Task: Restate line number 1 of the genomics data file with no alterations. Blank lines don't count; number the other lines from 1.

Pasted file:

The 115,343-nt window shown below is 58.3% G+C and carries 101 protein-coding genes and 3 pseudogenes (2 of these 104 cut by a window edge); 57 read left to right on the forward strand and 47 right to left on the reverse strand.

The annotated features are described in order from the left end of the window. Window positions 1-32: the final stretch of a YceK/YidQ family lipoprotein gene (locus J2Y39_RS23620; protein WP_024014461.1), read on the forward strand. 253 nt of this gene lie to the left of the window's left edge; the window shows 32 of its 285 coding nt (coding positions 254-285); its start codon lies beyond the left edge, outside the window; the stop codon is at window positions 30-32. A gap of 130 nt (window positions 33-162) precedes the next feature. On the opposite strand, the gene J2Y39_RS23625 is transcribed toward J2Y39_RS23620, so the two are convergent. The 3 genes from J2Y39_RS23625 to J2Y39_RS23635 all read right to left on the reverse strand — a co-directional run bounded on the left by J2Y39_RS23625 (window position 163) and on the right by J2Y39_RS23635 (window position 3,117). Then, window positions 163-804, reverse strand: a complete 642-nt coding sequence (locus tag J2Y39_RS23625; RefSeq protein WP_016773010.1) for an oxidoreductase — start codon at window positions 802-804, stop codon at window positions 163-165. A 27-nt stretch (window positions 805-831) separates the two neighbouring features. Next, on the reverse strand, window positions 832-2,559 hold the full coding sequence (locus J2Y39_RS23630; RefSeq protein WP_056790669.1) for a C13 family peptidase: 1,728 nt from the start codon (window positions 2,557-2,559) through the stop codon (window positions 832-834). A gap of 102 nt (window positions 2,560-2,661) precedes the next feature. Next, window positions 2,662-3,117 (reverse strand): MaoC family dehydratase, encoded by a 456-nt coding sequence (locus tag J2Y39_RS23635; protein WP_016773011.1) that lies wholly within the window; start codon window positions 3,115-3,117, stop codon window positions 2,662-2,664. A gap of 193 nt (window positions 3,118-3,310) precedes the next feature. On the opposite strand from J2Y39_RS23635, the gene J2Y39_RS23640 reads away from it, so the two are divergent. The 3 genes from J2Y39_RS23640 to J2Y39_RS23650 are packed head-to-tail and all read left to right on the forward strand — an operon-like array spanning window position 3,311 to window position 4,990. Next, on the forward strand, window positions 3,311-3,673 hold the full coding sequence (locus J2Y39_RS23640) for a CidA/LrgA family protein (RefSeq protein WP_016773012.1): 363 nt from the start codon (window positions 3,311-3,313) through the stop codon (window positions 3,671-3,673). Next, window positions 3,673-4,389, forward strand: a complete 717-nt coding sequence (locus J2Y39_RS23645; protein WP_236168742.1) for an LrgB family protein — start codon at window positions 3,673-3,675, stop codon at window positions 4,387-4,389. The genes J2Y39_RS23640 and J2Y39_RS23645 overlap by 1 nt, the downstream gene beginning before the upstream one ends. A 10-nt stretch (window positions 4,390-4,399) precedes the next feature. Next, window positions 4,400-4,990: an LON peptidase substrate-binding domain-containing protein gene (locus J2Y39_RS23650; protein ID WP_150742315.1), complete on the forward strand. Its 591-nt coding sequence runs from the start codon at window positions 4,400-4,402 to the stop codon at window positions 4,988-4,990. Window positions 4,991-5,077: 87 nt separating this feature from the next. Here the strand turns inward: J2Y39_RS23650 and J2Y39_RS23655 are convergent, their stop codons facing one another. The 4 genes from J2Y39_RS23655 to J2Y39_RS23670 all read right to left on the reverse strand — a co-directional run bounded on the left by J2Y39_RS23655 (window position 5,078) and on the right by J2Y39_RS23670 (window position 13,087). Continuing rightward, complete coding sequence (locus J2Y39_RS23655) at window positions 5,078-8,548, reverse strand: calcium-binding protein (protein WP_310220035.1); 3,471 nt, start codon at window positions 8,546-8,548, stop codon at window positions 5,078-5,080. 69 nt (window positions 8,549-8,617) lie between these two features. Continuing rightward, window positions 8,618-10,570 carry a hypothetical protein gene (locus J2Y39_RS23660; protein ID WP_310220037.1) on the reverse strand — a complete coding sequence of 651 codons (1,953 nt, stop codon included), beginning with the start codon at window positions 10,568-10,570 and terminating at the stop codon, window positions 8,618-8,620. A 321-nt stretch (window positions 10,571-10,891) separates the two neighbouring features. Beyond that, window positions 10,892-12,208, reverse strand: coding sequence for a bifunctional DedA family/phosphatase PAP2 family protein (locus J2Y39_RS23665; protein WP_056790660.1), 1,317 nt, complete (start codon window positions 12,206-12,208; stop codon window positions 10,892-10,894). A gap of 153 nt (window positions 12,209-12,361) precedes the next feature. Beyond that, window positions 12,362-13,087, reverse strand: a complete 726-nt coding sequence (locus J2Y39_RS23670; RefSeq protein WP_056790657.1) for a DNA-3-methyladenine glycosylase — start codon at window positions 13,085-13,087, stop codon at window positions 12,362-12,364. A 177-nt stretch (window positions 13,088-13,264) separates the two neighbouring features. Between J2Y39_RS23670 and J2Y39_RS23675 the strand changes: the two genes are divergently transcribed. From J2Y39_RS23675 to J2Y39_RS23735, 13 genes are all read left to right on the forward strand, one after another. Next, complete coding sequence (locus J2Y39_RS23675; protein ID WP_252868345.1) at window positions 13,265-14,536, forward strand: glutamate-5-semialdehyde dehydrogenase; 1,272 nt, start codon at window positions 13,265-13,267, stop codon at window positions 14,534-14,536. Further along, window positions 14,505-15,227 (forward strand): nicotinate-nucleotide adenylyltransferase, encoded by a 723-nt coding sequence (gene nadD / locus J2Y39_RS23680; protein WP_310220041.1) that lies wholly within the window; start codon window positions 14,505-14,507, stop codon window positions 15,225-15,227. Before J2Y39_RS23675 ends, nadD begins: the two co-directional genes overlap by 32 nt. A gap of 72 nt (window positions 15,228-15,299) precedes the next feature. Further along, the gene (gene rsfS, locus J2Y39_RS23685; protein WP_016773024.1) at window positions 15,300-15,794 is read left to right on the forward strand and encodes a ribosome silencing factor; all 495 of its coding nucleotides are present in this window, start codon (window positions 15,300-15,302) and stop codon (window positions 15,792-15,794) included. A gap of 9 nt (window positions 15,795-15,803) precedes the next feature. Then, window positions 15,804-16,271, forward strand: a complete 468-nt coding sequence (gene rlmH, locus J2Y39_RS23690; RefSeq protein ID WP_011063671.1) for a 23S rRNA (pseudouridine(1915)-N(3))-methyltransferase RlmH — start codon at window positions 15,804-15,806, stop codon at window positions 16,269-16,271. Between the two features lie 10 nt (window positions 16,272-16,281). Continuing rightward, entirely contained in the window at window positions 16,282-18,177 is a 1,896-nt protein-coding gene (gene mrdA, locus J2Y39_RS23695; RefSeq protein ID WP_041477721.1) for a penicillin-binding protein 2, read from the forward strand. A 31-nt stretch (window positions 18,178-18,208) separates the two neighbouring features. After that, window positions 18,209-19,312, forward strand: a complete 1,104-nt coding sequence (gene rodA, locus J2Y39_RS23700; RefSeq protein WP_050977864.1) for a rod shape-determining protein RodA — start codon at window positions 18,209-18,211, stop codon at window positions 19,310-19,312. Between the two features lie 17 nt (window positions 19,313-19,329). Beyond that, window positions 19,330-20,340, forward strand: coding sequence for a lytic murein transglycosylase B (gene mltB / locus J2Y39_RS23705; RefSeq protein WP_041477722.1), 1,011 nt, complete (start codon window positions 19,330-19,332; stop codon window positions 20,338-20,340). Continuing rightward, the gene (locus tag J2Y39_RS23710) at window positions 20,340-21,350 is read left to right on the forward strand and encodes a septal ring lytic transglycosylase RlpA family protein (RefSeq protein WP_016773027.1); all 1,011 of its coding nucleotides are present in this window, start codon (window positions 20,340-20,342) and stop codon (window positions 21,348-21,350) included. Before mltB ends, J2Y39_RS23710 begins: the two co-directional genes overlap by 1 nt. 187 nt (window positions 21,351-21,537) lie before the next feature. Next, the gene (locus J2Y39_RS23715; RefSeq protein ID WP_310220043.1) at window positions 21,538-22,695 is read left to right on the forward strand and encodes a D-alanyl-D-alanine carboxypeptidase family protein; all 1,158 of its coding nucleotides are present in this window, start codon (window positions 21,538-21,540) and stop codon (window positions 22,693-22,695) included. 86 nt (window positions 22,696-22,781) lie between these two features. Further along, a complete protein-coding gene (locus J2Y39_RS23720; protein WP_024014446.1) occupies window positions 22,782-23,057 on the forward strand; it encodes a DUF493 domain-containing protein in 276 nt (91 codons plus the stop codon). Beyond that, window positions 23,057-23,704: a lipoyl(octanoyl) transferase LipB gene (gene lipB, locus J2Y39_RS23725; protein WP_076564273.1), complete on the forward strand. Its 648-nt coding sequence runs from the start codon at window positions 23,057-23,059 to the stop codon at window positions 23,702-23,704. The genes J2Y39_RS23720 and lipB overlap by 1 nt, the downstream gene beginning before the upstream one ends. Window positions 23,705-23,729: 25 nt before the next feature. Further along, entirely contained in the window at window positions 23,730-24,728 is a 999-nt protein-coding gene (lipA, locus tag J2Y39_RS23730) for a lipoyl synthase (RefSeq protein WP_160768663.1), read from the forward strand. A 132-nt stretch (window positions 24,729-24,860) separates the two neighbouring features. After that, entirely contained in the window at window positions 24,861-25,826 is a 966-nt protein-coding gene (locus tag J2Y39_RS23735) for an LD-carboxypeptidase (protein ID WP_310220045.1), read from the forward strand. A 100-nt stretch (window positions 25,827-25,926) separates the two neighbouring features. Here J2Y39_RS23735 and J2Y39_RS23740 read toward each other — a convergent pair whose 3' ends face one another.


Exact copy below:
The 115,343-nt window shown below is 58.3% G+C and carries 101 protein-coding genes and 3 pseudogenes (2 of these 104 cut by a window edge); 57 read left to right on the forward strand and 47 right to left on the reverse strand.